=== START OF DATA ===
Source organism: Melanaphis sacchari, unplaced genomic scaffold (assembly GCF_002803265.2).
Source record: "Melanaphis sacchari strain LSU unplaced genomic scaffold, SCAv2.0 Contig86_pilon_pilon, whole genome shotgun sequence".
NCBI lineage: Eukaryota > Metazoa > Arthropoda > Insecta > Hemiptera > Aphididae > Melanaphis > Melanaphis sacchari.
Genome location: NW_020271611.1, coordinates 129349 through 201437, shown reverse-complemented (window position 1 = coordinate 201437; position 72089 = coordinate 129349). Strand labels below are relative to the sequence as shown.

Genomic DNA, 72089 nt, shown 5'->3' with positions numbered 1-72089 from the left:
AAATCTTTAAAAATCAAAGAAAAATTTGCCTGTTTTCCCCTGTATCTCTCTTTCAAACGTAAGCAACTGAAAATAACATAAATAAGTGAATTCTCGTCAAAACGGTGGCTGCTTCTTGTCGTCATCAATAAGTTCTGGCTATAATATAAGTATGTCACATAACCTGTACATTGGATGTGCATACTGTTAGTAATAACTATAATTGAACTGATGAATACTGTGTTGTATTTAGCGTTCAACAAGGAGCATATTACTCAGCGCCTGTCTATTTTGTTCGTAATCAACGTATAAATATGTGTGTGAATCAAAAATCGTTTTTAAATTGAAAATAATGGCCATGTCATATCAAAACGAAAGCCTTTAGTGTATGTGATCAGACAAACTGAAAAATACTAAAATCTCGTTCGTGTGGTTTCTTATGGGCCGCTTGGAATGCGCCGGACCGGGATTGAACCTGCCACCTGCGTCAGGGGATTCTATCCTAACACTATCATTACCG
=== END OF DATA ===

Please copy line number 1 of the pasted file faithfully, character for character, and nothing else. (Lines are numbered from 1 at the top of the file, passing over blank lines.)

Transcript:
Source organism: Melanaphis sacchari, unplaced genomic scaffold (assembly GCF_002803265.2).